Freedom Summer: The Savage Season that Made Mississippi Burn and Made America a Democracy
is journalist Bruce Watson’s 2010 account of the summer of 1964 when volunteers from the Student Non-Violent Coordinating Committee (SNCC) attempted to register black voters in Mississippi. The book uses first-person accounts gathered either from Watson’s in-depth interviews or from collections, such Elizabeth Martinez’s Letters from Mississippi
, to contextualize the aftermath of Jim Crow in the Mississippi, bring attention to the work of black citizens and Northern volunteers who refused to give up their struggle for justice, and to highlight the importance of lesser-known figures, such as Chris Williams, Muriel Tilinghast, Fran O'Brien, and Fred Bright Winn in the movement.
In the first section of the book, “Crossroads,” Watson describes the formation of the SNCC, describing Mississippi’s deeply segregated “closed society” – a series of unwritten rules which created impenetrable obstacles to black voting. After recruiting white and black college students, the SNCC spent a little time training them in Ohio to prepare them for what they would encounter in the South. Although they were well prepared for harassment and violence from the police and the KKK, many were shocked by the poverty they saw in the sharecropper shacks where they intended to live while working.
Moreover, no one could have predicted that on the very first night of the students’ arrival, three of them would be murdered: Andrew Goodman, James Chaney, and Michael Schwerner. The investigation into the men’s disappearances lasted all summer long, as local authorities dragged their feet as much as possible until the FBI became involved in the matter. Despite the government’s inaction in the face of clearly broken federal laws, the SNCC went on to spend the summer teaching black residents about their legal and civil rights in Freedom Schools, convincing them that they could and should participate in the democratic process, and registering them to vote.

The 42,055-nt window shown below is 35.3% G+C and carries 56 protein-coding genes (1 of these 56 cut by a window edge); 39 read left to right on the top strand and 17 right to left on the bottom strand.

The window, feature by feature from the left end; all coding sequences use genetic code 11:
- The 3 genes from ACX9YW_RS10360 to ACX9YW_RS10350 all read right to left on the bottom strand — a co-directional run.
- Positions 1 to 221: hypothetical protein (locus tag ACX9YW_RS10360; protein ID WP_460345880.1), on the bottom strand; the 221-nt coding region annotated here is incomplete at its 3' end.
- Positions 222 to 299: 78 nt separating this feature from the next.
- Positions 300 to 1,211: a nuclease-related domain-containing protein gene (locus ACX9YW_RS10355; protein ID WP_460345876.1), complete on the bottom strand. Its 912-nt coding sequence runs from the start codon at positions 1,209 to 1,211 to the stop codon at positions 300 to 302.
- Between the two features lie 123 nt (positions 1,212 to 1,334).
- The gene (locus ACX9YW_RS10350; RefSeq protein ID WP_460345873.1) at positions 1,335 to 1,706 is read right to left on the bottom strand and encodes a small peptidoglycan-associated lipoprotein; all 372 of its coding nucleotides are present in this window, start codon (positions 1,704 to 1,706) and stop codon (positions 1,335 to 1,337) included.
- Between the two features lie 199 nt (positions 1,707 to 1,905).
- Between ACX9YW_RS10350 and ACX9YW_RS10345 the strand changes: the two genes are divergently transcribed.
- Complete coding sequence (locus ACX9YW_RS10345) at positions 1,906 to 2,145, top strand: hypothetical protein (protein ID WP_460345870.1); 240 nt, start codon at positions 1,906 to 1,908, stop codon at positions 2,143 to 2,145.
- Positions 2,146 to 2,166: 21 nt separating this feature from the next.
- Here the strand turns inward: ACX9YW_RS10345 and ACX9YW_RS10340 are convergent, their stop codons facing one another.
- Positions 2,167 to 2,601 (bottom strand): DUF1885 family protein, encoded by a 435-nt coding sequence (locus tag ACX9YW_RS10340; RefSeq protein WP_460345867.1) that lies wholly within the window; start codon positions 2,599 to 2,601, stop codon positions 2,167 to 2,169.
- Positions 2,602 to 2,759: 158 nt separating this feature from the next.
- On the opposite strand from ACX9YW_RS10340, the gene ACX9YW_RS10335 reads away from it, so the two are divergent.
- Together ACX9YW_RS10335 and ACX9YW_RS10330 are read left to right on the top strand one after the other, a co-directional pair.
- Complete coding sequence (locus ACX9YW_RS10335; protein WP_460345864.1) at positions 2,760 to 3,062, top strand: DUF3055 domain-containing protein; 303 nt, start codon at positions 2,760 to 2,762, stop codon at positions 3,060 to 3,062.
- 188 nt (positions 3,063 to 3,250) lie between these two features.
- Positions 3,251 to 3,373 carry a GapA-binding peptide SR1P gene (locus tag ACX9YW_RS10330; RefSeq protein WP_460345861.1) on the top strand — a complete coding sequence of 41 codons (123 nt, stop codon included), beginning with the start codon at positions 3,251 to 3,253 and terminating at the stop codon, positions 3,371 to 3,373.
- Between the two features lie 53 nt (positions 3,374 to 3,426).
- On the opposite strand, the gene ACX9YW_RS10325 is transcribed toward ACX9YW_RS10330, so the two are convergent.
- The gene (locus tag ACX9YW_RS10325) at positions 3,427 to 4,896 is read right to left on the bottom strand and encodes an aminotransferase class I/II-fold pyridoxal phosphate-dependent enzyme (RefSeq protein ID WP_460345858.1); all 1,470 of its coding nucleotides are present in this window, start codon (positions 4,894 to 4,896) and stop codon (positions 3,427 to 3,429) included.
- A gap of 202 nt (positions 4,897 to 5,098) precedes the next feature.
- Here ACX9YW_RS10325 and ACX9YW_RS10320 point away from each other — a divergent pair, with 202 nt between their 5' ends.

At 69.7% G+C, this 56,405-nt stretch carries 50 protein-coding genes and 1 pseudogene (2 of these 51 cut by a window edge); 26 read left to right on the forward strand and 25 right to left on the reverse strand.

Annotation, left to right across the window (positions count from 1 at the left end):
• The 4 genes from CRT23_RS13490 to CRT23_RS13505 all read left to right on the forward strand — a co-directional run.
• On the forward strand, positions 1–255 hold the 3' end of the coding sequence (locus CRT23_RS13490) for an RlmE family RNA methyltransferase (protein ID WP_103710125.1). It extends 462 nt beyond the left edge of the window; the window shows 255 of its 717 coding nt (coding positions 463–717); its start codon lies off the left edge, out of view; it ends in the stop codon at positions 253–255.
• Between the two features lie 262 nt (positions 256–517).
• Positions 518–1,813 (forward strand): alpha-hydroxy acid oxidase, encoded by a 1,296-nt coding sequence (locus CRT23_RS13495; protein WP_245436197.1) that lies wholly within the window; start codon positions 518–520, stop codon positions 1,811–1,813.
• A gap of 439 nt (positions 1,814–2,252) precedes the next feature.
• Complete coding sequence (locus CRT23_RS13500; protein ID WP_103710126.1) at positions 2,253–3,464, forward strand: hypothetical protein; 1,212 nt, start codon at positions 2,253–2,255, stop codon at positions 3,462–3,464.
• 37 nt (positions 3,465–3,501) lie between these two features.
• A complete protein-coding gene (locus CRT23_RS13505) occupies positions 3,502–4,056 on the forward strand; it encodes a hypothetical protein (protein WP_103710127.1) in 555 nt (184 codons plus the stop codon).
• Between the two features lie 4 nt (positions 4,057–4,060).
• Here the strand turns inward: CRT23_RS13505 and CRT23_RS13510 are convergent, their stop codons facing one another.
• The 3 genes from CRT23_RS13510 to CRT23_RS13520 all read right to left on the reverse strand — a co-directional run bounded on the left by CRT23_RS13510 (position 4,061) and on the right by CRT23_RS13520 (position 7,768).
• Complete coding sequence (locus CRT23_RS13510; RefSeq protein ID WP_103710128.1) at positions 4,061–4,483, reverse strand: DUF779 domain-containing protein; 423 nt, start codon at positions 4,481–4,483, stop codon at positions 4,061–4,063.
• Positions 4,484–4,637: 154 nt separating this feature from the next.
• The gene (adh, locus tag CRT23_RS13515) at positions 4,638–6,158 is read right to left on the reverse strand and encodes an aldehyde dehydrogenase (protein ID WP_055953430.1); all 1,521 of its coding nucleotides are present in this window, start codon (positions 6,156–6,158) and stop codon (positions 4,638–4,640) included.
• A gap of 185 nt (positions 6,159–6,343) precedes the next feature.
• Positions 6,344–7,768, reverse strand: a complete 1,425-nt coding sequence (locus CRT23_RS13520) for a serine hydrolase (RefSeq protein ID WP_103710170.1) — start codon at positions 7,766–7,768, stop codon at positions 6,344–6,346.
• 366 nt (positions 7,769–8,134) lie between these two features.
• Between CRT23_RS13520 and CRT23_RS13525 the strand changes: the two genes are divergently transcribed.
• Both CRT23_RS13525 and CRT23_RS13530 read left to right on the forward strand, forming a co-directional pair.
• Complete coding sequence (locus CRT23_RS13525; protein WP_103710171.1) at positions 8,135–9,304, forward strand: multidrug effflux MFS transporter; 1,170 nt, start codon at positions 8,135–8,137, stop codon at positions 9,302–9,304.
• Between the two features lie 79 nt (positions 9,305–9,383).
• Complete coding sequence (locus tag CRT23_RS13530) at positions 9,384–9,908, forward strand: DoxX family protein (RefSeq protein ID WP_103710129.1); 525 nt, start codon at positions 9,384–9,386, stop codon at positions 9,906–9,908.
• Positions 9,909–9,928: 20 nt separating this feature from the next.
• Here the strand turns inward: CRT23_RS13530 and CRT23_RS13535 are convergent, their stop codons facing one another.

In the book’s second section, “A Bloody Peace Written in the Sky,” we learn that after trying to find reliable informants, the FBI discovered the remains of Schwerner, Goodman, and Chaney in early August. After being killed by a large group of Klansmen and sympathizers, the men’s bodies were buried under a dam with a backhoe. Despite a lot of evidence, Mississippi shockingly declined to prosecute anyone for the crime – and the country saw firsthand just how far the state would go to fight against equality, and how much those in power wanted to punish blacks and the “uppity Northerners, Jews and Communists” who wanted to help them.
Nevertheless, the summer was having an effect. Freedom Schools were full of enthusiastic learners, and many new voters were put on the rolls. By living in integrated households and by speaking to the black people around them with respect, the SNCC volunteers did their best to show Mississippians that their voices and votes mattered. Black voters formed the Mississippi Freedom Democratic Party (MFDP) with the goal of unseating some of the unfairly elected officials in the state. Sixty-seven representatives of this new political block started making their way towards Atlantic City, New Jersey, to participate in the Democratic National Convention.
Nevertheless, this progress wasn’t without setbacks, as Watson describes in the section’s conclusion. When the MFDP tried to be heard at the Democratic Convention, their demand to be seated either in place of or at least in addition to the white Democrats elected under Mississippi’s illegal “closed society” system, was unsuccessful. In order to prevent the election of the conservative Barry Goldwater, President Lyndon Johnson made a terrible compromise with the Southern Democratic delegation, which otherwise threatened to defect. In exchange for their allegiance, the MFDP was denied access to the convention.
The “Epilogue” rounds out the narrative with a description of what followed this momentous summer. After being reelected, Johnson pushed for and signed the 1965 Voting Rights Act, which finally forced Mississippi to change. As enforcement of the Act was strengthened, the majority-black state started to elect officials that reflected the racial makeup of its citizenry. At the same time, it was now possible for Mississippi residents, who had been afraid, to voice their opposition to the racial bias that the state was run under. Leaders of the KKK were arrested and convicted, and those who had lived through the Freedom Summer were left with a sense that even in the hardest, most obdurate situations, it is possible to make a difference when guided by unshakeable ideals.